COVID-19 posing unique challenges for addiction treatment

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BISMARCK, N.D. - Just months after opening a new drug and alcohol addiction treatment center in Bismarck, Heartview Foundation is faced with a dilemma as experts are urging people to segregate.

Residents, staff and patients waiting for life-changing medication are congregated behind these walls.

Social distancing recommendations have thrown a wrench in the daily operations at Heartview in Bismarck and Cando. Directors face the difficult decision of which is healthier for their recovering patients: isolation in quarantine or community support?

Since 1964, Heartview has helped over 30,000 patients and families deal with addiction through a hands-on, live-in approach.

"If we're not here, these people that are struggling with their addiction will disintegrate in their own circumstances and end up in our ERs and our Walk-In Clinics," said Heartview Executive Director Kurt Snyder.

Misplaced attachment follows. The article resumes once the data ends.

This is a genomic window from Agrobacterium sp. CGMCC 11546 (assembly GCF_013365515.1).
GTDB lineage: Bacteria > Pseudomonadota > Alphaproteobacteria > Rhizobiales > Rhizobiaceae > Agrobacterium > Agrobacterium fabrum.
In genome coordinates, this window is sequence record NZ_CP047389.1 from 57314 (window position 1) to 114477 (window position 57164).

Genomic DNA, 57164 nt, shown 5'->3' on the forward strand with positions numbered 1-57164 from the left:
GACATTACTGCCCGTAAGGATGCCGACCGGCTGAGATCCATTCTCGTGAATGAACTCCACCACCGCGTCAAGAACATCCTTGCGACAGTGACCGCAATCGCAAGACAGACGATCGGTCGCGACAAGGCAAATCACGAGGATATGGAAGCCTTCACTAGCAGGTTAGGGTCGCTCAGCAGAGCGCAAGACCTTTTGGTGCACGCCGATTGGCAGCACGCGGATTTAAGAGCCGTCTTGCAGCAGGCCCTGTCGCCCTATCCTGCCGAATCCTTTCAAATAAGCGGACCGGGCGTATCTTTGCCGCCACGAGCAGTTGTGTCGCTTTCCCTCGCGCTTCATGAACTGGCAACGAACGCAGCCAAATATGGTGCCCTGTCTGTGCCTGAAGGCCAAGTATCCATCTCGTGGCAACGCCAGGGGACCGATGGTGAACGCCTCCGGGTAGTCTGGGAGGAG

New patients are constantly moving in and out of residential treatment beds, dining and living together. What was meant as a space to foster health and personal growth has to be treated as a potential breeding ground for COVID-19.

Director's say incorporating health recommendations is a priority, but it's also the opposite of what addiction patients need.

"People who struggle with addictions are isolated. They are cut off from family and friends. They're in an extreme state of loneliness and despair. So, part of our recovery, part of the treatment that we do is to help them to reconnect," Snyder said.

Residents are no longer allowed visitors or free time outside.

More out-patients are allowed to take home prescriptions with proper permission.

Despite the precautions, one challenge remains.

"How do we effectively support people and provide connectedness in a situation where we're all asked to stand six feet apart and stay at home?" Snyder said.

A piece of the solution comes in the form of increased telehealth services. These video-conference-style check ups allow patients and providers to feel close while miles apart.

Snyder says rather than lacking morale, the patients at Heartview have expressed gratitude that a place like this is still open and welcoming them.